Curling With A Flat Iron

Last week, I went to John Sahag Workshop to get some highlights* from awesome colorist Doug Macintosh. While there, I went crazy over my friend (and stylist) Karmela Lozina’s long, loose, perfectly tousled waves, and she told me that they were easy to create…and that all you need to get the look is a flat-iron. Franny (pictured below) offered to show me how to do it, and so on Saturday morning I returned, video camera and wonderfully patient husband in tow.

Here’s both of us with our hair styled the same way: Franny’s hair is quite thick, and mine is very fine, but as you can see it looks nice on all sorts of different textures.

I know, a flat-iron doesn’t sound like it makes much sense to use if you want to create…well, curls – but that’s the reason they’re so imperfect and undone-looking. You do need a specific kind of flat-iron: a 1″ one with rounded edges that says on the package that it can be used for curling purposes. Good flat irons can get really expensive, but you can find them on Amazon for a wide range of prices (for example, this Revlon ceramic straightener is just $24.79).

The best part: I have no idea how or why, but waves created this way last forever. Franny and Karmela both told me that my hair would look even better on Day 2…and both times that Franny styled my hair like this, I woke up the next day looking like I’d just stepped out of the salon. And on the morning of Day 3 (I only wash my hair every third day because a) it’s dry, and b) I want to minimize damage), it still looked good.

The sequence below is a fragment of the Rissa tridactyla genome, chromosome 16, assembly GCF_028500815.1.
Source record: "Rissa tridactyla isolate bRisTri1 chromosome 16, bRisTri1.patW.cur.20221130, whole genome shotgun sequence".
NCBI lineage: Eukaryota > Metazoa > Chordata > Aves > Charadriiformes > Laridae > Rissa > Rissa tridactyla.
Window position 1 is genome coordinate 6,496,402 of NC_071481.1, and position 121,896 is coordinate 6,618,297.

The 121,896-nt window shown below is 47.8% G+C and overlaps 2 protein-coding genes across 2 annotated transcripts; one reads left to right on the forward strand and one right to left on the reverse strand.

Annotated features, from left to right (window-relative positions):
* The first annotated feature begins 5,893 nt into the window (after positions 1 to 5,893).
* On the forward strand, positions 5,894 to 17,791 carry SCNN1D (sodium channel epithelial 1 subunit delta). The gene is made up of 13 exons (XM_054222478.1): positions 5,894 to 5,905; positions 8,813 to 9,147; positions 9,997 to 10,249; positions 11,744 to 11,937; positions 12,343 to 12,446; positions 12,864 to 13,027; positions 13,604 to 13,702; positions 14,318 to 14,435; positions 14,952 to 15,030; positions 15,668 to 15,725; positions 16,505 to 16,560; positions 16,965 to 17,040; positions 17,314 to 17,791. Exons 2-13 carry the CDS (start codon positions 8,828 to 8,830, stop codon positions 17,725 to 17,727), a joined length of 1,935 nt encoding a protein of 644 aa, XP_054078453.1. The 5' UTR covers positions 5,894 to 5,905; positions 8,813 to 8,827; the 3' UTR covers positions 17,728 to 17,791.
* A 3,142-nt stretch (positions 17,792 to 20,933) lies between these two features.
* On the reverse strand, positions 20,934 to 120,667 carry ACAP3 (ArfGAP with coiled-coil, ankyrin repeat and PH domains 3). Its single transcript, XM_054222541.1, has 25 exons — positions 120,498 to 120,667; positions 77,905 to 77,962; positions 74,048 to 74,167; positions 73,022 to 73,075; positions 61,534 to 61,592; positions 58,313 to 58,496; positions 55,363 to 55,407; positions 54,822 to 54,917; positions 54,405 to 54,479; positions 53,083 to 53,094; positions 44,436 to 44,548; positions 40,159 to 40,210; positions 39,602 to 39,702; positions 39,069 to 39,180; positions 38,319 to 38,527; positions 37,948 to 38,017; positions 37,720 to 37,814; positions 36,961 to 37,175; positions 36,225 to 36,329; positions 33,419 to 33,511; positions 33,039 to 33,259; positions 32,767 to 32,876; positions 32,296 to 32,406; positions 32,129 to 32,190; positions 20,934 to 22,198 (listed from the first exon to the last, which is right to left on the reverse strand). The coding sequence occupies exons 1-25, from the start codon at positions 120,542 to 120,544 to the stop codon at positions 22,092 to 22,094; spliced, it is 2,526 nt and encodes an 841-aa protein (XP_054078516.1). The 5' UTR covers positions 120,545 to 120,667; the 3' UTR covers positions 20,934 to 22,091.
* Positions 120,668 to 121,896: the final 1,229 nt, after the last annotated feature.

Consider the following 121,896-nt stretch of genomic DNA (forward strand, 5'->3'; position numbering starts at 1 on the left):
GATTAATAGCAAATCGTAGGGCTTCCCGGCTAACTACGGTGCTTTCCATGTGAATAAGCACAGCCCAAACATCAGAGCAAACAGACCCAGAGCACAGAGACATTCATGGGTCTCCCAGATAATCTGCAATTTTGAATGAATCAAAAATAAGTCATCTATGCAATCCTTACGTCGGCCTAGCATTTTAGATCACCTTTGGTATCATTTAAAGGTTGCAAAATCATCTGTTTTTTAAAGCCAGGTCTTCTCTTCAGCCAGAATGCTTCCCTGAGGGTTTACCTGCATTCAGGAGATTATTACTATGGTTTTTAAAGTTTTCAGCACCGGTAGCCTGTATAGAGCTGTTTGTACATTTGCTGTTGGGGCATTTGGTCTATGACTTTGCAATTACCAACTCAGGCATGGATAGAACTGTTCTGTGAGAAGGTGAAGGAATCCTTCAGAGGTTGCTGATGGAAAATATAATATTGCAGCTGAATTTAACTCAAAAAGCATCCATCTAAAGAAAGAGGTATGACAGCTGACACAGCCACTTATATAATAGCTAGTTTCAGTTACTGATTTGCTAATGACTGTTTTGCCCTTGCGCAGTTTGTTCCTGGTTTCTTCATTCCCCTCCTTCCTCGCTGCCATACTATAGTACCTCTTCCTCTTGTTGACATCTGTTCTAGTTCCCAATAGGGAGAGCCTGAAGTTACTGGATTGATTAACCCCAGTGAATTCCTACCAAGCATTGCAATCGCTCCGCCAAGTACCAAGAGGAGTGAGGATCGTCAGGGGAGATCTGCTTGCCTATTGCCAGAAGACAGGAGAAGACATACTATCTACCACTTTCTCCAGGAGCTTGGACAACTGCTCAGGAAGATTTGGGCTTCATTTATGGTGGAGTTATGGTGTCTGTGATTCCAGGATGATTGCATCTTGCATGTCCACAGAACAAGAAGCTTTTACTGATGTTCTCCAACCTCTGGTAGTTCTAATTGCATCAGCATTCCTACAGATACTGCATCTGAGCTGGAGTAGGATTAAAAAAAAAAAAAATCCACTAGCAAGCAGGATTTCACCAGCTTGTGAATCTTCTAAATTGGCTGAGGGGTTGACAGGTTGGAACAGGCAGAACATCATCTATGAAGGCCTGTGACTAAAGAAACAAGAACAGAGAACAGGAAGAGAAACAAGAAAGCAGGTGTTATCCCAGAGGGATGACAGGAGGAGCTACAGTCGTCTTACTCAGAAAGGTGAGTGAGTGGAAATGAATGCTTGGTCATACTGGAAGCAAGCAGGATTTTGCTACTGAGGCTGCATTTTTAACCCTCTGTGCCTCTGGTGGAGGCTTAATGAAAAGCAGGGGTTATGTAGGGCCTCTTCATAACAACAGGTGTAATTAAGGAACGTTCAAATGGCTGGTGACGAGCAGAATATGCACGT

Flat-Iron Curls from Jordan Reid on Vimeo.

How To Create Curls With A Flat Iron:

1. Start with blow-dried hair (parted naturally).

2. Divide hair into two sections vertically (like you’re making low pigtails), and pin up the top half of each section with clips.

3. Starting from the bottom of your head, take 1″ sections of hair and place the flatiron along the roots as usual, but then when you’re about 1/4 of the way down the hair shaft twist the iron 360 degrees.

4. Moving slowly, pull through to the ends. When you release you should have a loose, bouncy curl (the slower you pull, the curlier your hair will be). If the curl is too much for you, just run the flat-iron quickly down the section to straighten it out a bit.

Tip: Curl the hair in different directions (some sections left, and others right) to create the most natural texture, but curl the pieces immediately surrounding the face away from it to “open it up.”

*Service generously provided gratis by management.

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